Kiyomi Fujikawa is a Co-Director at the Third Wave Fund, an activist fund led by and for women of color, intersex, queer, and trans folks under 35 years old in the US. Third Wave supports gender and reproductive justice groups from the ground up with rapid response grants, long-term funding for emerging groups, and capacity building. Kiyomi is a Seattle-based, mixed-race queer trans femme who has been involved with movements to end gender- and state-based violence since 2001. Her political home is with queer and trans communities of color and organizing to prevent and respond to intimate partner violence. Kiyomi is currently on the board of Groundswell Fund, API Chaya, and Funders Concerned about AIDS. She is a  recent Grantmakers United for Trans Communities (GUTC) Leadership Development Fellow, and formerly was a Senior Program Associate at the Fund for Trans Generations at Borealis Philanthropy.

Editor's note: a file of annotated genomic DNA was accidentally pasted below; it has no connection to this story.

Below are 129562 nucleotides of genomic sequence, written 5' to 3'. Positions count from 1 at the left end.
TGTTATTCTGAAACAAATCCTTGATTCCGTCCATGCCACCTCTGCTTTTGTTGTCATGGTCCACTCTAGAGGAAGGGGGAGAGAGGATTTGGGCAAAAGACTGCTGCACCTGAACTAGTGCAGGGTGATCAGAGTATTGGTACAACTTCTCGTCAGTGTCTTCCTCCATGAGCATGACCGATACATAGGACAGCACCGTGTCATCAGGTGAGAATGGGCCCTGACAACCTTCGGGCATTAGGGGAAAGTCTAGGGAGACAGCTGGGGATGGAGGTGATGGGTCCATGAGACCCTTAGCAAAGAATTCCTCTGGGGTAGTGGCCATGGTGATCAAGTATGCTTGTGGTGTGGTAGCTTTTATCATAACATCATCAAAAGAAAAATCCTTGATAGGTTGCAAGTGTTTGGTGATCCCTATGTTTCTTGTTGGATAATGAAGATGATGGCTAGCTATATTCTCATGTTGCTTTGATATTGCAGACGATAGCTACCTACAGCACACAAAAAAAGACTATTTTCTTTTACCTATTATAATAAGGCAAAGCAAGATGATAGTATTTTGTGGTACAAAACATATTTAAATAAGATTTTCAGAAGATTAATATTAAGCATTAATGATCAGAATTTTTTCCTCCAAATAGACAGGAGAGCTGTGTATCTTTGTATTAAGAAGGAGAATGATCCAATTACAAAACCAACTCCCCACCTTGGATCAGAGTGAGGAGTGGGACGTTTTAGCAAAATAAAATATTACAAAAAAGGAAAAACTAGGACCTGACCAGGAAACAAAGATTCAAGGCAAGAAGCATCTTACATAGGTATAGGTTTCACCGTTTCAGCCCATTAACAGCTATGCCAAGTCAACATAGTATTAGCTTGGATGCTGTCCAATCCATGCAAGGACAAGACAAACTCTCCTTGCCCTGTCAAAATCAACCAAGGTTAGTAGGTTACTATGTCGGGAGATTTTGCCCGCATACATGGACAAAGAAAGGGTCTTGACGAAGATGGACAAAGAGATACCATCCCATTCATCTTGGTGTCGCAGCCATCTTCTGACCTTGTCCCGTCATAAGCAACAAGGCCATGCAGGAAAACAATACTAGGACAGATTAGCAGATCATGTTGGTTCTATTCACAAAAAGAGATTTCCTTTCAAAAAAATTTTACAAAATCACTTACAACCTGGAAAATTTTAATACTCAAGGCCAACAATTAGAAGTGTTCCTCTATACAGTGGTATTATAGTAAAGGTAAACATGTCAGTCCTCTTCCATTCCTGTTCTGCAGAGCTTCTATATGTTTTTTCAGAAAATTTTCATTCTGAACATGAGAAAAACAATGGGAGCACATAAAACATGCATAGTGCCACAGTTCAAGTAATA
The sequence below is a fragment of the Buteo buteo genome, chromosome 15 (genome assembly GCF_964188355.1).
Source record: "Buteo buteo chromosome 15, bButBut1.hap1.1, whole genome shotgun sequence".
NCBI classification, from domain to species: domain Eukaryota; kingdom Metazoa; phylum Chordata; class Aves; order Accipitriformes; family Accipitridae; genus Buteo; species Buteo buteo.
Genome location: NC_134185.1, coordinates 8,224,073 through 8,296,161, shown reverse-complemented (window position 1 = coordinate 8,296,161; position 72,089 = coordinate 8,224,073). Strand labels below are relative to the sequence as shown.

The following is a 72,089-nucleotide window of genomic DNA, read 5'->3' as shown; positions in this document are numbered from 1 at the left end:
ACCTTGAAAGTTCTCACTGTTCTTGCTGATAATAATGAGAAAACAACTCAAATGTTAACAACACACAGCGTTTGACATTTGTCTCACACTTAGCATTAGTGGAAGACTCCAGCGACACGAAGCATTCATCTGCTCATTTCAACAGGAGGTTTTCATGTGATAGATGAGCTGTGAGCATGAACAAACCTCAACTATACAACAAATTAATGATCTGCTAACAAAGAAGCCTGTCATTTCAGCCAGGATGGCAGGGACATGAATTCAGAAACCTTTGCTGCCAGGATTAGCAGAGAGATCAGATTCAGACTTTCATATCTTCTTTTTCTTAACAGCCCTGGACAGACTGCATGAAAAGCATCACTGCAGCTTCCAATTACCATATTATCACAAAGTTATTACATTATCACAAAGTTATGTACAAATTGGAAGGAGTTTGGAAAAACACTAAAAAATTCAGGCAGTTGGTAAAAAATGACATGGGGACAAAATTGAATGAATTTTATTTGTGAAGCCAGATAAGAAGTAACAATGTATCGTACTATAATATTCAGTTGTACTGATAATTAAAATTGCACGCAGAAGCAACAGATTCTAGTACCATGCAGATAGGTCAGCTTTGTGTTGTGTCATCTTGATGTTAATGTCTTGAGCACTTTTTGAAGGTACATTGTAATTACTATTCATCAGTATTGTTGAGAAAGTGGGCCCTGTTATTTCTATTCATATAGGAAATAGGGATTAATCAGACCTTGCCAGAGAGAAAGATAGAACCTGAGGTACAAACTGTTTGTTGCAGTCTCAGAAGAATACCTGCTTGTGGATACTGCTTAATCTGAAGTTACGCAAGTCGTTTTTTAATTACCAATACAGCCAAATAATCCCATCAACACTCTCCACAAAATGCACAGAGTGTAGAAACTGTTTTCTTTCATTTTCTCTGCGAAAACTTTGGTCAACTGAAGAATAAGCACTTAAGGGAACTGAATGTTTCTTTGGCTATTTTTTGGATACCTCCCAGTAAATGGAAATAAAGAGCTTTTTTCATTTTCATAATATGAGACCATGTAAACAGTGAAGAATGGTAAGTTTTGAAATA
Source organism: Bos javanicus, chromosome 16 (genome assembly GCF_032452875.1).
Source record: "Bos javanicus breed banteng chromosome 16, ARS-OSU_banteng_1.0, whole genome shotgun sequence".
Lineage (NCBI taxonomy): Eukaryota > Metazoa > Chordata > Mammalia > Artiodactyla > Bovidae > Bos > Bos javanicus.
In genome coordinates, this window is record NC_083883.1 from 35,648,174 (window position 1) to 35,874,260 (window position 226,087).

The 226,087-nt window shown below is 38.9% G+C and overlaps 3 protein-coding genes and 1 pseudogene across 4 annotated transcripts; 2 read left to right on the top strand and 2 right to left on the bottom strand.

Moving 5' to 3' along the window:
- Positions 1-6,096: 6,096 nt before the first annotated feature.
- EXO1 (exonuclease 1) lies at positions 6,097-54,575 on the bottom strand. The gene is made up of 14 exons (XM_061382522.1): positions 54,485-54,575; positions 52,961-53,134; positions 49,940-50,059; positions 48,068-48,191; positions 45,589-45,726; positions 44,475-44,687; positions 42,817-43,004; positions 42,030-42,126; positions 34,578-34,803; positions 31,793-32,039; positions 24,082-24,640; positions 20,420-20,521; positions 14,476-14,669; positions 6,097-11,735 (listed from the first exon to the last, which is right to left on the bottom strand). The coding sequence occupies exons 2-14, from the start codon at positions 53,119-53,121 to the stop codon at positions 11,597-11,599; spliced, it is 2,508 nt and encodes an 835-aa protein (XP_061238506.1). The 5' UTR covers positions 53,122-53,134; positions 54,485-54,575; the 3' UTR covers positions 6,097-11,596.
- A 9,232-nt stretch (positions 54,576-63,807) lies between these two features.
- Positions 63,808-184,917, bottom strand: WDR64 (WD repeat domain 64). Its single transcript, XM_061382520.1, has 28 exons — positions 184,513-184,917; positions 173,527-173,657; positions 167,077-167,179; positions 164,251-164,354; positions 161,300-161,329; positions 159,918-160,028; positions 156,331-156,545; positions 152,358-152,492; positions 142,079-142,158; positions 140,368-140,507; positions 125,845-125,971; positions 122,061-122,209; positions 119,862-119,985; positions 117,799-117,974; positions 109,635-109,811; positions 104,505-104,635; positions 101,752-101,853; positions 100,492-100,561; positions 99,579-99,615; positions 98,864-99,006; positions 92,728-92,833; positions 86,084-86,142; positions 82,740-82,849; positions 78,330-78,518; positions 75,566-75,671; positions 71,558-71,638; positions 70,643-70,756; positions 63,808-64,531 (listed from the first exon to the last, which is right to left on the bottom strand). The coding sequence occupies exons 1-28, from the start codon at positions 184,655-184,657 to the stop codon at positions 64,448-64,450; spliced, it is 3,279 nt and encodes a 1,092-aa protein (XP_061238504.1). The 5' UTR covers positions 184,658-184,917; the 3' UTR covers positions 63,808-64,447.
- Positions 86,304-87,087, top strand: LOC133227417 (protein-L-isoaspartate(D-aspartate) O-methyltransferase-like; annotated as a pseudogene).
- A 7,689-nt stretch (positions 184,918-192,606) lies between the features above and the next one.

Jason Grisell is the President and CEO of the Health Foundation of Greater Indianapolis. He most recently served as vice president of programs. Grisell came to the organization as an executive assistant in 2008. During his eight years in the programs department, he directed more than $15 million in grants and funding for health-related services to Indiana’s most vulnerable populations. Grisell obtained his MBA from WGU and holds his certificate in fundraising management from The Lilly Family School of Philanthropy at IUPUI. The Health Foundation of Greater Indianapolis’ mission is to serve the community’s most vulnerable citizens by funding health-related projects and organizations not easily supported by other means. Formed in 1985 from the sale of Indiana’s first non-profit health maintenance organization, Metro Health HMO, the foundation is home to the Indiana AIDS Fund and Gregory R. Powers Direct Emergency Financial Assistance Fund. True to its mission, The Health Foundation of Greater Indianapolis took a leadership role in prevention, education, and needle exchange services in 2015 in response to an exponential rise in newly diagnosed HIV cases in rural Indiana counties.